As I return from a well-earned family holiday, after what has been a pretty crappy few months, it seems like a pretty good time to remind myself of the key points from a magazine cutting that is permanently above my desk at home. Entitled “Your Route to the Top: Coping with Overload”, this appeared in the December 2005 edition of Management Today magazine and looks like good advice with which to reacquaint myself (indeed, an updated version of this list appeared in the May 2009 issue of the magazine):
“Focus. Successful people are rarely frantic, and frantic people are rarely successful. Take a close look at your schedule and clear out the clutter.
Make you time your own. Is your diary driving you? Take control and be as careful with commitments as you are considerate of other people’s time.
Let go. Trying to achieve everything is admirable, but impossible. Realise that an active imagination will generate more proposals than there is time to get done.
Have a single point of reference. A master to-do list will triumpth over an abundance of sticky notes, text reminders and diary scribbles.
Prioritise. What’s critical in the next hours, days or weeks? Choose your priorities and fix a later time for less urgent things.
Ditch your dependants. Are there people in your team who rely on your time? Support them in solving their problems alone. They will feel more confident; you’ll find more time to breathe.
Lighten the load. Are there ideas where others can help? Match interests to tasks – could someone else write the first draft or attend a new client meeting?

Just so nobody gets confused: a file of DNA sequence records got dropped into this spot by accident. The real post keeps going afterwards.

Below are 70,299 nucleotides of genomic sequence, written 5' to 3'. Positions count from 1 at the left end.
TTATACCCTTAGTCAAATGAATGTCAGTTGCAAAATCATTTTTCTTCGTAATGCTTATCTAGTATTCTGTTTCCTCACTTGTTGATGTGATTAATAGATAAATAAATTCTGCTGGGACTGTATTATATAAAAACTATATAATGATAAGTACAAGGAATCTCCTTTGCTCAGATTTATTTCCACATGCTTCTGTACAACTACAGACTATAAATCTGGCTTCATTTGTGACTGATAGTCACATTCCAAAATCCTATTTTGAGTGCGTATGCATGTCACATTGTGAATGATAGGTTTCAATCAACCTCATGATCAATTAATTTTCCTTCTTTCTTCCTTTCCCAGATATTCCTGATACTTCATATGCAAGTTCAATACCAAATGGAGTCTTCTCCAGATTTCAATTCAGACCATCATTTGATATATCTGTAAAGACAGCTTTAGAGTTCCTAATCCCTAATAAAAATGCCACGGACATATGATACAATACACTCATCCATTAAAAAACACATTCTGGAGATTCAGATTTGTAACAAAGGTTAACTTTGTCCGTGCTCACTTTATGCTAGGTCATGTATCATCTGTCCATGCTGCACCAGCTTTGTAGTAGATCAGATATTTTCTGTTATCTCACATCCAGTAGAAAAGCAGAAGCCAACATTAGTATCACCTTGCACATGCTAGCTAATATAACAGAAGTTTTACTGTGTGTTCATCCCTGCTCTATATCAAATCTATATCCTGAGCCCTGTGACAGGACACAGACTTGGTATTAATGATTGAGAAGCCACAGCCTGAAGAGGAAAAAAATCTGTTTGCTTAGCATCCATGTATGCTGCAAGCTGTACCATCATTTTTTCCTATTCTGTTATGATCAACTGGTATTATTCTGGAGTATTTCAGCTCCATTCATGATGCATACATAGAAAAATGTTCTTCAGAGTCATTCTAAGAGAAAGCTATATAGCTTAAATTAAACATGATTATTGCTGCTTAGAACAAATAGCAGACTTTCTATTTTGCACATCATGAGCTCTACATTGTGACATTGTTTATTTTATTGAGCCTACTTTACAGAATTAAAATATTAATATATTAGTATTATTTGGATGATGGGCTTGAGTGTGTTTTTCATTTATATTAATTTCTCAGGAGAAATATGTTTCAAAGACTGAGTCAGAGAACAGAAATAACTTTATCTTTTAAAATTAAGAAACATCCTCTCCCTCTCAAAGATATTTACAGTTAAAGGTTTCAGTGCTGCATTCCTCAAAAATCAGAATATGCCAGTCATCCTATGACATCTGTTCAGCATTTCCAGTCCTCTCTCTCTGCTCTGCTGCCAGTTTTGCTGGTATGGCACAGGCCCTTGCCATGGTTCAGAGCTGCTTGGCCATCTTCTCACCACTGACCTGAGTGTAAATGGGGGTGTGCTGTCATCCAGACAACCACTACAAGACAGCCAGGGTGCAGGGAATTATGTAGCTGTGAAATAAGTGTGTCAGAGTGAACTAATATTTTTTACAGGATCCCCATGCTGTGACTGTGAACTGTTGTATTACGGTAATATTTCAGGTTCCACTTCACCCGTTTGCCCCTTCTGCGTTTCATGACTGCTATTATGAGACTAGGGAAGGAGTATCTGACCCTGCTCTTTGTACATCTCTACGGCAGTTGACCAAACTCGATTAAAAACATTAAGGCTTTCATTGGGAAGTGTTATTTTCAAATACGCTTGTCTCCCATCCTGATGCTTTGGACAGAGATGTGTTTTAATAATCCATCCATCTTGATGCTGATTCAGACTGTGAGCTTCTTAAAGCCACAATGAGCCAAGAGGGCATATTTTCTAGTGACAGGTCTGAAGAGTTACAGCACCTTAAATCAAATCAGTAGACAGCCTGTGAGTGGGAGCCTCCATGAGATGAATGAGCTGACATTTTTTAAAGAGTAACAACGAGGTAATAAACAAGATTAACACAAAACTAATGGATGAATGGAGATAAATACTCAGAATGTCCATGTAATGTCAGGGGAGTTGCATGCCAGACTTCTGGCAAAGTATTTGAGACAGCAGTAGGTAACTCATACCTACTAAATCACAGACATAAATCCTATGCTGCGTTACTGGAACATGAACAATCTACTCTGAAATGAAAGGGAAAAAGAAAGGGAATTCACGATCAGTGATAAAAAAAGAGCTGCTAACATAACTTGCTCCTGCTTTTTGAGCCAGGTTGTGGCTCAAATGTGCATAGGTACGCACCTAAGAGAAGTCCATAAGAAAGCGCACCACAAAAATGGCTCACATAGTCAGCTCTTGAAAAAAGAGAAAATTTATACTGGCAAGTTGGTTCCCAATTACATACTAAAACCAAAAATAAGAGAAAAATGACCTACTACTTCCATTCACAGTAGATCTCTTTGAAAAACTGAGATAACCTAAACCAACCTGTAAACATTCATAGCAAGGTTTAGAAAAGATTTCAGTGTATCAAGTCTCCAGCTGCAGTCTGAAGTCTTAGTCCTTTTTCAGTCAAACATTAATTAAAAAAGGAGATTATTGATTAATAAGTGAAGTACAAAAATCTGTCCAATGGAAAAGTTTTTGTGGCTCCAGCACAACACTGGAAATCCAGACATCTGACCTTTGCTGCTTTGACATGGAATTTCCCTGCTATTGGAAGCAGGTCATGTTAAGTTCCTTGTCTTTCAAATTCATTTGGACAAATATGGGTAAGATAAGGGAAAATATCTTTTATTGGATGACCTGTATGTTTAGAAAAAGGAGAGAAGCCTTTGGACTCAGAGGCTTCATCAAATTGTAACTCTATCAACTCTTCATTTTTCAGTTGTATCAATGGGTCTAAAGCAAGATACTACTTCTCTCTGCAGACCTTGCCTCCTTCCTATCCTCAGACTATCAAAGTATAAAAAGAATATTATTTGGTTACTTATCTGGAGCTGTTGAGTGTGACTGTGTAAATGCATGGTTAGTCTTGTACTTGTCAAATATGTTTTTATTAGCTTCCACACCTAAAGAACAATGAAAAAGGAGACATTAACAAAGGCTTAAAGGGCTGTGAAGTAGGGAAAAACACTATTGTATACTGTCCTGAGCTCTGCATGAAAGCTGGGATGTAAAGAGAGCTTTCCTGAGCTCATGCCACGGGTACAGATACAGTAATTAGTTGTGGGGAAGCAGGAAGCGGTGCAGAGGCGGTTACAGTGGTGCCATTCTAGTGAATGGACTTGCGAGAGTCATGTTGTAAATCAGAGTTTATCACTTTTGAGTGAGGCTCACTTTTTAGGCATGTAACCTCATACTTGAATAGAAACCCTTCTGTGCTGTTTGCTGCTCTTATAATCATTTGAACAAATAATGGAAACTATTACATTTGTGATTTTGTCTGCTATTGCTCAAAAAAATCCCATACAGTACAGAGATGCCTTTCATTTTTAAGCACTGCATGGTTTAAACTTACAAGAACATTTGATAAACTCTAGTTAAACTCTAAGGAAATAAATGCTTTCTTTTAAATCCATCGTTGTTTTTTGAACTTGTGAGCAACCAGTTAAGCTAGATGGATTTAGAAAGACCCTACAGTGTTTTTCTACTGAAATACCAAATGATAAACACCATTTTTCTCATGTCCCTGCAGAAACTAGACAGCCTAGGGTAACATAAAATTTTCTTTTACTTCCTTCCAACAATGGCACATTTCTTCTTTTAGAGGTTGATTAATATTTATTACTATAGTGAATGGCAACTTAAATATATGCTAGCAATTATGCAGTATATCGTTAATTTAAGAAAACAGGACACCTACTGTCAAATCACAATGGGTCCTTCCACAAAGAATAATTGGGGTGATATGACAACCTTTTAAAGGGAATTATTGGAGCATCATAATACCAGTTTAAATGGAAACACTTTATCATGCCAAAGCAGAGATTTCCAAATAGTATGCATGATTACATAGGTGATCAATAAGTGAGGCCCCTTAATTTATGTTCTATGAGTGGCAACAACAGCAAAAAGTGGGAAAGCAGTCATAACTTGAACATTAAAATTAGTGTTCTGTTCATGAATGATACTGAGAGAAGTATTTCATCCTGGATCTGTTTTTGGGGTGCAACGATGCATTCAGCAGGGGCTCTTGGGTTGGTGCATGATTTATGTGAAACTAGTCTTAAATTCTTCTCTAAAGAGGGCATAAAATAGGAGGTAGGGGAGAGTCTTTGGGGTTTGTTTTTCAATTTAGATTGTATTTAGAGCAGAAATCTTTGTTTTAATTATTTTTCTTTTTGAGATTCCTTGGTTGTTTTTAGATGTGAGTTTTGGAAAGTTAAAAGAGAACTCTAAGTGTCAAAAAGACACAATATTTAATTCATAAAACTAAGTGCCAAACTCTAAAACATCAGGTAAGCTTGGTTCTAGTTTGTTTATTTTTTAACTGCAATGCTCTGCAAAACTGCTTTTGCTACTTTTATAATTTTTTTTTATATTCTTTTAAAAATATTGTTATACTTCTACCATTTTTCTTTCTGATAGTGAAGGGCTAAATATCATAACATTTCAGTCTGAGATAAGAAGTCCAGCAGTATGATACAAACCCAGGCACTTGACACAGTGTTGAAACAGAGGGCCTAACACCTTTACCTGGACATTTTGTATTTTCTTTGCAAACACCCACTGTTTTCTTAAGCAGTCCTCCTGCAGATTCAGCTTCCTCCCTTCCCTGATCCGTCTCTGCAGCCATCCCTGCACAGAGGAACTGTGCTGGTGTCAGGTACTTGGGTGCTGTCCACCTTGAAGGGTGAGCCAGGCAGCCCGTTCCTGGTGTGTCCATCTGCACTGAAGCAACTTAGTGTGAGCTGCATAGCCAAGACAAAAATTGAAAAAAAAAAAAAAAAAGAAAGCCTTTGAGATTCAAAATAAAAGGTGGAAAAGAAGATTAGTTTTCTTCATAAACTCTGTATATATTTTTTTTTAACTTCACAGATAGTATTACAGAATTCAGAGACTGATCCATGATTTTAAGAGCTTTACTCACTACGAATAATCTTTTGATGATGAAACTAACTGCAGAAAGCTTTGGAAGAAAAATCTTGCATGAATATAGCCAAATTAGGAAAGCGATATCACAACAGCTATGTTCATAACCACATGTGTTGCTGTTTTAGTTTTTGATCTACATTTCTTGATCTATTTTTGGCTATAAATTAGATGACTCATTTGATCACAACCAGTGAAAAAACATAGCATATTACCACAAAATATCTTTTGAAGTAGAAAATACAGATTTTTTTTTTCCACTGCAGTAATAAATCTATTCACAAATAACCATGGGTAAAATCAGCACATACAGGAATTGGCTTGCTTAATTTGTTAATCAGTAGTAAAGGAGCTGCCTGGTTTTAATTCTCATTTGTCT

Break down big tasks. Split a job into its components and tackle each part as needed, rather than struggle to do it all now.
Bring clarity through sharing. Engaging others at the start can reassure you that you’re on the right track. It also ensures their support and cuts the risk of having to invest time later.
Use others to estimate your time. Research has shown that other people give more accurate estimates of how long something takes than the person doing the task.
Get on with it. Once you have worked out where your focus is, stop organising and start doing.”
Also on my reading list whilst I was away were a couple of MindGym books that my wife bought for me some time ago and David Allen’s Getting Things Done: How to Achieve Stress-free Productivity. Paradoxically, getting around to reading books like Getting Things Done, is something I’ve been consistently failing to get done for the last couple of years! Let’s see if any of this reading helps me to be more effective when I return to work next week!
[Postscript: I wrote this post and set it to publish whilst I was away… I never did get around to reading the Getting Things Done or MindGym books. Nor did I finish the one about understanding my strong-willed child, or even the Harry Potter that I’m mid-way through. I did manage to read a few photography magazines though and catch up on my backlog of Sunday Times motoring supplements! Never mind… maybe applying some of the actions above will help me to make the time to catch up on my reading!]